How Vikki and Chris’ commitment to each other led to a legacy of helping children
Vikki and Chris, from Western Australia, were planning their wedding when a pamphlet from ChildFund Australia arrived in the mail, asking for support for children living in poverty.
Vikki and Chris (pictured above and below) responded, and that year they began a lifelong commitment to not only each other but to helping children. “We thought that it would be a good way to start our marriage doing something good for someone else,” Vikki says.
Seventeen years later, Vikki and Chris, who are still happily married, have turned their unwavering support for children into a legacy by writing a gift in their Will to ChildFund.
“We support a number of charities, but ChildFund is by far the one that gets most of our support because we feel that there are so many children that don’t have opportunities, and we want to make sure we can help change that,” Vikki says.
“Chris and I don’t have children, and our families all have enough money to support themselves, so we wanted to make sure that any money that we have when we pass away goes towards doing good. We feel that if it goes to ChildFund, it can help children to get an education, and help families with what they need to support their children in the long term.”
Vikki works with a bus company, and Chris is a fitter machinist. Writing a gift in your Will to a charity is not only a worthwhile act that wealthy people can do, says Vikki.
“I would say that before leaving something to people who already have many possessions, think about people who are less fortunate,” she says.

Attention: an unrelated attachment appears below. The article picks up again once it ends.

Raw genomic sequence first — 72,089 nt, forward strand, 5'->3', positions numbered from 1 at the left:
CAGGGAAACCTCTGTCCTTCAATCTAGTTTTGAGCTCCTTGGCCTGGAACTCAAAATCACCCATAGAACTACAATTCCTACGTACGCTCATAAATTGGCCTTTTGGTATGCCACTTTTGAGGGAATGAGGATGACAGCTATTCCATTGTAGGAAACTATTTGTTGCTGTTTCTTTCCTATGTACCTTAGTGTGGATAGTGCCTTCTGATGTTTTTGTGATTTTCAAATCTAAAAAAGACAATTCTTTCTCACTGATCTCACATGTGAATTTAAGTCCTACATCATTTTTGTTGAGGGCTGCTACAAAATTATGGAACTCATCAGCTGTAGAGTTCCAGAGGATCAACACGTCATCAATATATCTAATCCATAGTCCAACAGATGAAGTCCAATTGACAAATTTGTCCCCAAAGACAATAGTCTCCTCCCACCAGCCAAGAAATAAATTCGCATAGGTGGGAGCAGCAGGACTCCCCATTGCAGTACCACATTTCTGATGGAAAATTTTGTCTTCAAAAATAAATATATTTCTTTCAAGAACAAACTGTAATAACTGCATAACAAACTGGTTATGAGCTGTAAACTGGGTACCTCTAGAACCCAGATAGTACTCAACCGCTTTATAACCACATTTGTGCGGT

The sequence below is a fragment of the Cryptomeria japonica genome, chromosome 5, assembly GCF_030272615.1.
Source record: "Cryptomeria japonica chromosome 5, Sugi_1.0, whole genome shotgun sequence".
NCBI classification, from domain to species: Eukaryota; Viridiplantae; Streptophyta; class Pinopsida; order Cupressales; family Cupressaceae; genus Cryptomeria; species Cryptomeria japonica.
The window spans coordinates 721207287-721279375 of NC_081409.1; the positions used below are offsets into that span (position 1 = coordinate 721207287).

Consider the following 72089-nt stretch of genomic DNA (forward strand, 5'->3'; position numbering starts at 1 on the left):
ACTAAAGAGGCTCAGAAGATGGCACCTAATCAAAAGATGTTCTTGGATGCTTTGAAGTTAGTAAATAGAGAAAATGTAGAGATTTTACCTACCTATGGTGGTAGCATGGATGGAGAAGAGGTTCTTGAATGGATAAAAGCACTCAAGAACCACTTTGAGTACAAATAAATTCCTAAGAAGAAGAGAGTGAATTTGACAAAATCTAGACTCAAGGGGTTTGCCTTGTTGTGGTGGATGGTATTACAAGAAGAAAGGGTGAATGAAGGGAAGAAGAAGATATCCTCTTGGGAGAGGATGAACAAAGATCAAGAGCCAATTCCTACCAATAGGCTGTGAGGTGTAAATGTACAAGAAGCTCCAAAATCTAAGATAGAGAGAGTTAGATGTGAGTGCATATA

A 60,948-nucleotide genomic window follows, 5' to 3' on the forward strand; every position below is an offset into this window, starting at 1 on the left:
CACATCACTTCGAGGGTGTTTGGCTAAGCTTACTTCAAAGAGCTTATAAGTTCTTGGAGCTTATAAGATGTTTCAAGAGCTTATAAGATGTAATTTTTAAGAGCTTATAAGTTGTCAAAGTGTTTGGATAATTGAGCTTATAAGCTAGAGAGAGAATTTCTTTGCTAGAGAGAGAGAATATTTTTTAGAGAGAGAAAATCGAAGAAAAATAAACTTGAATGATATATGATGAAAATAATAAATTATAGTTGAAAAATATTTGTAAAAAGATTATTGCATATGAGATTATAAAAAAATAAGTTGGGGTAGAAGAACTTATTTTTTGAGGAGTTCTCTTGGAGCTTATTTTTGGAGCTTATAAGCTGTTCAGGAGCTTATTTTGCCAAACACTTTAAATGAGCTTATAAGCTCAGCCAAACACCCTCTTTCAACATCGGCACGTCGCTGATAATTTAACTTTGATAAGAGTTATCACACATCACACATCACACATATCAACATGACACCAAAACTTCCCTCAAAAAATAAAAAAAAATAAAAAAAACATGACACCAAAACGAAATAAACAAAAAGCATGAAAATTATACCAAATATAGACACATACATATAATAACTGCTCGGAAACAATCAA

When Chris lost his job several years ago, things became tough for the couple, but they felt strongly about continuing their support for children. It was about setting priorities, says Vikki.
“We just feel that many children don’t have the luxuries that we have; they are struggling just to get basic things like clean water.”
A fortunate childhood
Both Vikki and Chris were born in Kalgoorlie and enjoyed the freedom of playing among nature in the countryside, but they know for many children in developing communities in similar rural areas, this is not the case.
“Chris and I both had fun childhoods,” Vikki says. “If a child needs to work when they’re six or seven years old and they’re not getting a childhood, and we feel we can help them, then we will.”
Vikki’s mother passed away when she was nine years old, but she remembers her father was still able to take her and her siblings away on holidays. “We never missed out on anything,” she says. “We were very fortunate in that way.”
Vikki and Chris have seen the positive impact their donations have had on the lives of children and their families. Among the many children they support is Nulu, from Uganda. They visited Nulu, and her family and community, in 2009. The smallest things, says Vikki, can have a big impact on children in places such as Uganda. “We brought koalas and soft soccer balls to Nulu’s school, and you could see the gratitude on the children’s faces. You can’t remove that memory from you mind.”
Today, Nulu is all grown up and runs her own salon. “It’s so worthwhile to know that we’ve played a small part in helping her achieve her dreams,” Vikki says.
“I see our donations as helping children to start on a path to a better future.”